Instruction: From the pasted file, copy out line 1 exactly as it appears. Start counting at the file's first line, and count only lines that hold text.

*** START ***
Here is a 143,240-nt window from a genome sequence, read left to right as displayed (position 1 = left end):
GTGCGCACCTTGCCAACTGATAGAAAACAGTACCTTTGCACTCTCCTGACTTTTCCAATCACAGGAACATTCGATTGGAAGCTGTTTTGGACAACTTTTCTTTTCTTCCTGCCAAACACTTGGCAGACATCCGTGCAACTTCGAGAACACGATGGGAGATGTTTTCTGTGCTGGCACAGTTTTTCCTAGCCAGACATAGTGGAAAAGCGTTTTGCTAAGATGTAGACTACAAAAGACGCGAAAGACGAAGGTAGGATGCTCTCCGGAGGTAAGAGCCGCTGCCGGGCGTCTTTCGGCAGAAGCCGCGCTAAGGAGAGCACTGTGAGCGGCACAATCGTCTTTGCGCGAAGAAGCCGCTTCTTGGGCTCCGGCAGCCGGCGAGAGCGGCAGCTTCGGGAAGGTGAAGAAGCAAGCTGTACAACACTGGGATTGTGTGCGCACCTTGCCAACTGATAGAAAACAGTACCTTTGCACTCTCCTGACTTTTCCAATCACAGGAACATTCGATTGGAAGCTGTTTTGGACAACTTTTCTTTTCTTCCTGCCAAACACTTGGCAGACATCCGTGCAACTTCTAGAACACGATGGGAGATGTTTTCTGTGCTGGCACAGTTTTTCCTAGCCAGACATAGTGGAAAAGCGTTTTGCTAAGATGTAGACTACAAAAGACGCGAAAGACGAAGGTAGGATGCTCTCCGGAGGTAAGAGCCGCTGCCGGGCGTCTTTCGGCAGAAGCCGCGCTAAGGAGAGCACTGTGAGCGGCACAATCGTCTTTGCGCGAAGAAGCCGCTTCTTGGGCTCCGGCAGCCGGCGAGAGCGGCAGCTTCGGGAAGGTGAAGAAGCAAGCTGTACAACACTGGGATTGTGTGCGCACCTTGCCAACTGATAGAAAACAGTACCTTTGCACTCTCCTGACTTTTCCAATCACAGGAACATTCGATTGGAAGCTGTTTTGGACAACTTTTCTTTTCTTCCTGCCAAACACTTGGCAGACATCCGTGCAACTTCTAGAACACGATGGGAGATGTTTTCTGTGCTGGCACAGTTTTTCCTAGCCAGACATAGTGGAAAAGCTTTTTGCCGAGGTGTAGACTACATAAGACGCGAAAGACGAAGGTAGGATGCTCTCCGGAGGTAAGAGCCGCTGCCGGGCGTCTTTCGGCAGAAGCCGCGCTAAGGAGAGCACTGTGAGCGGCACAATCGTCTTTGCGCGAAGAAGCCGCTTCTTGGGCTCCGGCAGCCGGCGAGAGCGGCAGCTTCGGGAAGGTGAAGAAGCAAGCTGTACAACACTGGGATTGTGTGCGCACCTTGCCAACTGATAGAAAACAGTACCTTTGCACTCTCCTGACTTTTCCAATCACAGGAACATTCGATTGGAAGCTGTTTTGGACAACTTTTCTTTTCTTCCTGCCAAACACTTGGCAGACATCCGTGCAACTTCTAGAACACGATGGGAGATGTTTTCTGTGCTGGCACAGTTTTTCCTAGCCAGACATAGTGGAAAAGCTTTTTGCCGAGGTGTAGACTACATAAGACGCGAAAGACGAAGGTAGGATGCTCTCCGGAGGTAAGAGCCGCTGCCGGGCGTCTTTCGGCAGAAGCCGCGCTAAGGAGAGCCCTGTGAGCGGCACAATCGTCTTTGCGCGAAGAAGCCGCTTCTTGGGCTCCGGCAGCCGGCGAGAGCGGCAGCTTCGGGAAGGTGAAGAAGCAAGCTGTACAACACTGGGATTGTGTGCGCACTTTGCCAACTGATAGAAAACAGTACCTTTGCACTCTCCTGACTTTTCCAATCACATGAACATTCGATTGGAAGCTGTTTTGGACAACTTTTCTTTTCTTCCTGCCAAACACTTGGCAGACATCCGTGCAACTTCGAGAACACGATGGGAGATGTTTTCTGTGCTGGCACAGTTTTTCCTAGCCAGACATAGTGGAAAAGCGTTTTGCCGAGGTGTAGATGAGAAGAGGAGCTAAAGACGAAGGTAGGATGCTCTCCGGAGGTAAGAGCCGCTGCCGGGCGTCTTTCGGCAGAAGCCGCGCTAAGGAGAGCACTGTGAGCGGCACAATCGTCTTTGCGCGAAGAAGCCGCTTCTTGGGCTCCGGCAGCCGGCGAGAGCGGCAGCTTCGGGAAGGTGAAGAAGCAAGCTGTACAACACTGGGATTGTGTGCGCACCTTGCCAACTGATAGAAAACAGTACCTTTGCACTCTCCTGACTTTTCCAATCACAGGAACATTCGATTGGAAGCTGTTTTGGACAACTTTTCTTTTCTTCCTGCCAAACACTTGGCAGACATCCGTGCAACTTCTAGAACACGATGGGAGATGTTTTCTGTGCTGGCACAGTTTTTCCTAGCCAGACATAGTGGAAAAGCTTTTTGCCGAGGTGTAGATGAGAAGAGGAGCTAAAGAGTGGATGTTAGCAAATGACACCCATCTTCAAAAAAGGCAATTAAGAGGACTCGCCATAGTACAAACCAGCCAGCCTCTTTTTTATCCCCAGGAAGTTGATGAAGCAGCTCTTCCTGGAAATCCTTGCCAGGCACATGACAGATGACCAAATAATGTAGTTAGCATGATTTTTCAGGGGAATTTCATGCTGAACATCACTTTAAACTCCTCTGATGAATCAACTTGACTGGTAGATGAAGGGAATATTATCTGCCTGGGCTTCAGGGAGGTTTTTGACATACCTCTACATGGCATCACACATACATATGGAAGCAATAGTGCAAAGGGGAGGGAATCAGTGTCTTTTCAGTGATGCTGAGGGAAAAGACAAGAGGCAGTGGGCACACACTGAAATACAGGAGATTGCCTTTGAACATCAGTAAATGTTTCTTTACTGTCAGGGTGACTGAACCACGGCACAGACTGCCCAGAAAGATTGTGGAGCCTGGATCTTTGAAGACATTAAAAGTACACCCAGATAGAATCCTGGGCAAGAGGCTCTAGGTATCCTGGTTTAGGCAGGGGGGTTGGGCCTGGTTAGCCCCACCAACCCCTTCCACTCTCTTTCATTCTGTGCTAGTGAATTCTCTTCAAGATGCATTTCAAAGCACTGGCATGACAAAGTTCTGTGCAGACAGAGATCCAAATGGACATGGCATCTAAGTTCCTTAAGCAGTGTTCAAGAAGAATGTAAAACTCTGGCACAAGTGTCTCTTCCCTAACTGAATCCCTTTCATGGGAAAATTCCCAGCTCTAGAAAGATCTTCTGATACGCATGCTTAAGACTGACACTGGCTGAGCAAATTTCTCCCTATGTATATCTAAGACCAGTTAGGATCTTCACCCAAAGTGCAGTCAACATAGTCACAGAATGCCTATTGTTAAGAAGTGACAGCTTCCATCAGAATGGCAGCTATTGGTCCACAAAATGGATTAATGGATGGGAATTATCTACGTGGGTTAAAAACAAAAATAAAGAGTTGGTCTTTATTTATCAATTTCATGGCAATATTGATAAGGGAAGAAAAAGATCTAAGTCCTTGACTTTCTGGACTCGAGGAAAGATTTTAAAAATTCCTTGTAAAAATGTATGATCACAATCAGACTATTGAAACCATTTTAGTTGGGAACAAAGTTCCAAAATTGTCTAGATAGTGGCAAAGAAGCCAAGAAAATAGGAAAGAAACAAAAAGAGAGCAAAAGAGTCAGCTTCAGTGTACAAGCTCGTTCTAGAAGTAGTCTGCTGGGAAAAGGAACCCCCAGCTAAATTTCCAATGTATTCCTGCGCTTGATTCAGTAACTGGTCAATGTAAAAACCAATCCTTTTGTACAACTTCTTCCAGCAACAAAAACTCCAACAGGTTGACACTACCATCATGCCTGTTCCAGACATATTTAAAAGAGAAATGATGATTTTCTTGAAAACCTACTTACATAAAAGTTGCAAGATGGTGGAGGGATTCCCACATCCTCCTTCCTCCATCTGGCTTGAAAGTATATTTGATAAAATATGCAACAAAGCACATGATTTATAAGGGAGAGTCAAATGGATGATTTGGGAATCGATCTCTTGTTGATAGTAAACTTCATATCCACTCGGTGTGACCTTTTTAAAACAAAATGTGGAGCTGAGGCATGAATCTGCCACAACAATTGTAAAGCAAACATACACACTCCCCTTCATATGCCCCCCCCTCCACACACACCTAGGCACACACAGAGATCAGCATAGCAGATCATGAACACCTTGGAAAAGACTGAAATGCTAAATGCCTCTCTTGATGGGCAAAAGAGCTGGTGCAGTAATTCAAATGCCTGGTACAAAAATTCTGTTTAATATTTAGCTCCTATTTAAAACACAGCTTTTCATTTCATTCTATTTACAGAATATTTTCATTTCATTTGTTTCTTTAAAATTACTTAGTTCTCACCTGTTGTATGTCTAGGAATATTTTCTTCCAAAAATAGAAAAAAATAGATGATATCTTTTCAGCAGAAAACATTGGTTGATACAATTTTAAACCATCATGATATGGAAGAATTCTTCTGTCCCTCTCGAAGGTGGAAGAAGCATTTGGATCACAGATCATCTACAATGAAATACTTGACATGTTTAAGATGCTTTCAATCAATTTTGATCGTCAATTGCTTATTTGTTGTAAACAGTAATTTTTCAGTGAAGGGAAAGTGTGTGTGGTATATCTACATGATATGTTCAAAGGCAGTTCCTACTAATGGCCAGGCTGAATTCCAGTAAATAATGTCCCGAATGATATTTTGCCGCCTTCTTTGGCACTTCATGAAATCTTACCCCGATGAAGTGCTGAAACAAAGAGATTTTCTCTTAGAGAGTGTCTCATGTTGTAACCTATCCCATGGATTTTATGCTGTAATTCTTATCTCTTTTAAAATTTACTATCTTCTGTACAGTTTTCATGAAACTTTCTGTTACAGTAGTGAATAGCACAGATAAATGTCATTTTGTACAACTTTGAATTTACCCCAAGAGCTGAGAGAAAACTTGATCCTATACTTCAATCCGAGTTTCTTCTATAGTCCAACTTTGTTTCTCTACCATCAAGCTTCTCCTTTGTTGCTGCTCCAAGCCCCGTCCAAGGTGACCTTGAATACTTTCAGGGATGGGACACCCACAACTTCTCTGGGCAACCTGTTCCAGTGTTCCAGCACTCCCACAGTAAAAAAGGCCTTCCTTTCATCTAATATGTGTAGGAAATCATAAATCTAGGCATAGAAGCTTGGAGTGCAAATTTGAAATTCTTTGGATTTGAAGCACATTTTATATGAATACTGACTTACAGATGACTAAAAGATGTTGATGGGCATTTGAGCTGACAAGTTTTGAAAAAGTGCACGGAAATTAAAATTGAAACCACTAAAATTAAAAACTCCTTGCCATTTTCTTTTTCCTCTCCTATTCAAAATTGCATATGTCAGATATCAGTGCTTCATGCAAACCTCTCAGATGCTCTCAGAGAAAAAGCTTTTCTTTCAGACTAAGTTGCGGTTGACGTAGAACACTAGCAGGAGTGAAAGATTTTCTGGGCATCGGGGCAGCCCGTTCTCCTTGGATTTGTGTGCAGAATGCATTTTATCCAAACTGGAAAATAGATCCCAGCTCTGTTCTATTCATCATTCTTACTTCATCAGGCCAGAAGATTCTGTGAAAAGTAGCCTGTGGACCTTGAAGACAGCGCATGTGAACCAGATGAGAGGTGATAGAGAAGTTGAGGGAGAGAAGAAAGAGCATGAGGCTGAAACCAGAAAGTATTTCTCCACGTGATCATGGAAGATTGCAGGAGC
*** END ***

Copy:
Here is a 143,240-nt window from a genome sequence, read left to right as displayed (position 1 = left end):